Global Education Fund
What Is the Ms. JD Global Education Fund?
Ms. JD strives to increase the representation of women in the legal profession. While our efforts focus on women law students and lawyers in the United States, Ms. JD wanted to support the rise of women lawyers worldwide. Grateful for the educational opportunities we have had in the U.S., Ms. JD created the Global Education Fund to enable women in developing countries to pursue legal educations who otherwise would not have access to further education.
Each year, the Ms. JD Global Education Fund has made it possible for two Ugandan women in each class year to pursue their dreams of becoming lawyers by attending the law program at Makerere University in Uganda.
The Global Education Fund is run by the Ms. JD Global Education Fund Program Council.
Why Is It Important to Support Education for Women?
The World Bank notes that investment in education for girls has one of the highest rates of return to promote development. In particular, educating women helps them earn higher wages and participate more in actively in the labor force and political sphere. One additional year of schooling increases wages by at least 10%, reduces infant mortality rates by at least 5%, and translates into children remaining in school for a longer time. Educating women also reduces maternal mortality improves child nutrition and health, prevents the spread of HIV, and helps protect girls from exploitation and abuse.
When the Global Education Fund started, over 45% of Ugandan women over the age of 25 had no schooling at all, and men were more than twice as likely as women in Uganda to have access to higher education. To put those numbers in context, over 99% of women over the age of 25 in the U.S. have had at least some schooling, and men are less than 1% more likely than women to have access to higher education.
In 2006, the Ugandan government and the Lord’s Resistance Army (LRA) reached a Cessation of Hostilities agreement that mostly ended a bloody civil war that had ravaged Uganda for decades. Known as Africa’s longest war, the violence led to thousands of deaths, tens of thousands of children abducted and made into child soldiers or sex slaves, and millions displaced from their homes. Uganda is still working to sustain its newfound stability and looking toward the future. Despite recent gains, more than 37% of the population in Uganda still lives below the national poverty line, and life expectancy for women is only 52.4 years. Education is a critical tool to enable citizens of Uganda to build a better tomorrow for themselves and their children.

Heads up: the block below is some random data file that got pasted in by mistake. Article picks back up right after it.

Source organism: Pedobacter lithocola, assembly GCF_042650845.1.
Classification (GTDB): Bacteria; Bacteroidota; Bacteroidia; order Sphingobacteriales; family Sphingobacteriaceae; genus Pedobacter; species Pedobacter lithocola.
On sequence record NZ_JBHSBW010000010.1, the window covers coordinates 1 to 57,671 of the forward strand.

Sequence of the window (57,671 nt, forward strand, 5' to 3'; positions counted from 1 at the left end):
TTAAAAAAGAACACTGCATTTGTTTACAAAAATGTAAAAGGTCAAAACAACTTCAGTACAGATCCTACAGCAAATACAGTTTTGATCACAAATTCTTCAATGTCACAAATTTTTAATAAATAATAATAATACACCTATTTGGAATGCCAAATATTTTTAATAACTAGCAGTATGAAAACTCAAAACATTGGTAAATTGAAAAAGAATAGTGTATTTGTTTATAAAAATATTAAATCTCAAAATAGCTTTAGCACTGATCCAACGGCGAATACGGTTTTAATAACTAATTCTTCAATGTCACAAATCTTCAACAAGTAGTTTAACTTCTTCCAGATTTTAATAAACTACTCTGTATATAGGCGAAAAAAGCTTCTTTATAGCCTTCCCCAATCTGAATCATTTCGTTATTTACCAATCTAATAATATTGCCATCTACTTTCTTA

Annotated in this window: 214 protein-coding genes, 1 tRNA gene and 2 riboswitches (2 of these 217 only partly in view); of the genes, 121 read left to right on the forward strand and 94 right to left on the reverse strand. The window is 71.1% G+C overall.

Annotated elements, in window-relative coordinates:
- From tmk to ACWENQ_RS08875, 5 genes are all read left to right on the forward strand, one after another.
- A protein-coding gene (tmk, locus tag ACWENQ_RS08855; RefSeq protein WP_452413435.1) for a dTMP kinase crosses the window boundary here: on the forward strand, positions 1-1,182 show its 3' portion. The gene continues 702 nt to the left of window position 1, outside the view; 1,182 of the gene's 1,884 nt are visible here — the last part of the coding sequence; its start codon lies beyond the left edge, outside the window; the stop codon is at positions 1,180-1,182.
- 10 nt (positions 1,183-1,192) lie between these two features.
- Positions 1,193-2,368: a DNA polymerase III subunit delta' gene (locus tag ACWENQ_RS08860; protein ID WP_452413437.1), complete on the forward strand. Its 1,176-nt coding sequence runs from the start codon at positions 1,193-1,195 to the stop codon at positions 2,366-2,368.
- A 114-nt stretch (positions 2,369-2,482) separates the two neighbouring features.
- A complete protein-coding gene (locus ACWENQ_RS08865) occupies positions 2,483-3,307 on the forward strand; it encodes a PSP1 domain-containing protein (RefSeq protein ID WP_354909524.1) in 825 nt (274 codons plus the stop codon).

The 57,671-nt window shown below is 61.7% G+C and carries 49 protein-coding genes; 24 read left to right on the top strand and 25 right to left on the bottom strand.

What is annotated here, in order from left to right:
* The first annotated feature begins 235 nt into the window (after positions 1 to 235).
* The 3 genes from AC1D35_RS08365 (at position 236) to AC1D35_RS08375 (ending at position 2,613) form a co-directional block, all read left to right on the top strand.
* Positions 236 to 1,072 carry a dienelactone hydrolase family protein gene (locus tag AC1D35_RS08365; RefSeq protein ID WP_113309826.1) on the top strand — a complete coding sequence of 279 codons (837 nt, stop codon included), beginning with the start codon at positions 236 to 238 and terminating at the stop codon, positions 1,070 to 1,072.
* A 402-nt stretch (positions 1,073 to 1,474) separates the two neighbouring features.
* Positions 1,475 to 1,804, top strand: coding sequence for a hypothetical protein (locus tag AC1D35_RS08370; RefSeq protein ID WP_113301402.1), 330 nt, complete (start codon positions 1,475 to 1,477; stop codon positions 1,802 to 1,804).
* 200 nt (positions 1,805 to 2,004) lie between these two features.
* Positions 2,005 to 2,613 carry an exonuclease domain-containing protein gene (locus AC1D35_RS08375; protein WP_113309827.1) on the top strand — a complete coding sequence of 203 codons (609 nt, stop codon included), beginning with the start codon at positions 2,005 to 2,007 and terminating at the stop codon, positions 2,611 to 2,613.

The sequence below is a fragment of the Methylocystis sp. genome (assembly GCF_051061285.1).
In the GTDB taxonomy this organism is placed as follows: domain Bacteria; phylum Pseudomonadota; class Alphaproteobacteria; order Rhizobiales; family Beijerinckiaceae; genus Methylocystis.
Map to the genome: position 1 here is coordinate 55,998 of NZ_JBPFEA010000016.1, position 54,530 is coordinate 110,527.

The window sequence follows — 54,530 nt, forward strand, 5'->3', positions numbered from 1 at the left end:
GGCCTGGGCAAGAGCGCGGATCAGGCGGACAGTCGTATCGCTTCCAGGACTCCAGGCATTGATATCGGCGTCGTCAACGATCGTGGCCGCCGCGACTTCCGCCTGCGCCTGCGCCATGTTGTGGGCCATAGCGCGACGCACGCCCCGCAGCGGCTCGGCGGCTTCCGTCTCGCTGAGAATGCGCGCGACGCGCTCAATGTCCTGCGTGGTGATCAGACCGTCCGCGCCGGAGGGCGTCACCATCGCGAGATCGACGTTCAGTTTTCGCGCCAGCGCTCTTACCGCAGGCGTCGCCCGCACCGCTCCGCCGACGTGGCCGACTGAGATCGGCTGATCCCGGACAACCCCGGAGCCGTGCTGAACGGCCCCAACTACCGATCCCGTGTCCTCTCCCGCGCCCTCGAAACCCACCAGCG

Why Makerere University?
Because of the Multiplier Effect…
Ms. JD chose to work with Makerere University through its Gender Mainstreaming Directive to provide this opportunity to women from low income backgrounds. For every two law scholars the Global Education Fund Sponsors the Carnegie Corporation matches the grant and sponsors six additional scholars. That is huge!!!
Learn more about the Global Education Fund and hear from our International Scholars:
2014-2015 Ms. JD Global Education Fund Scholars
2013-2014 Ms. JD Global Education Fund Scholars
2012- 2013 Ms. JD Global Education Fund Scholars
2011-2012 Ms. JD Global Education Fund Scholars
2010-2011 Ms. JD Global Education Fund Scholars
How Can I Support Ms. JD's Global Education Fund?
Click here to learn how you can support Ms. JD's Global Education Fund.
Want to Learn More about the Global Education Fund?
Click here to learn more about the Global Education Fund Program Council. We are currently recruiting new members!
Click here to learn more about Global Education Fund initiatives and past events.
Sources and Helpful Links:
The World Bank, Girls' Education.
Population Reference Bureau, Empowering Women, Developing Society: Female Education in the Middle East and North Africa.
The United Nations, Uganda: 2010 Consolidated Appeal.
UNESCO, Global Education Digest.
The World Bank, Gender Equality Data Survey
*To ensure proper use of funds, Ms. JD reserves the right to withdraw funds from any program that it views as no longer serving its charitable and educational purpose.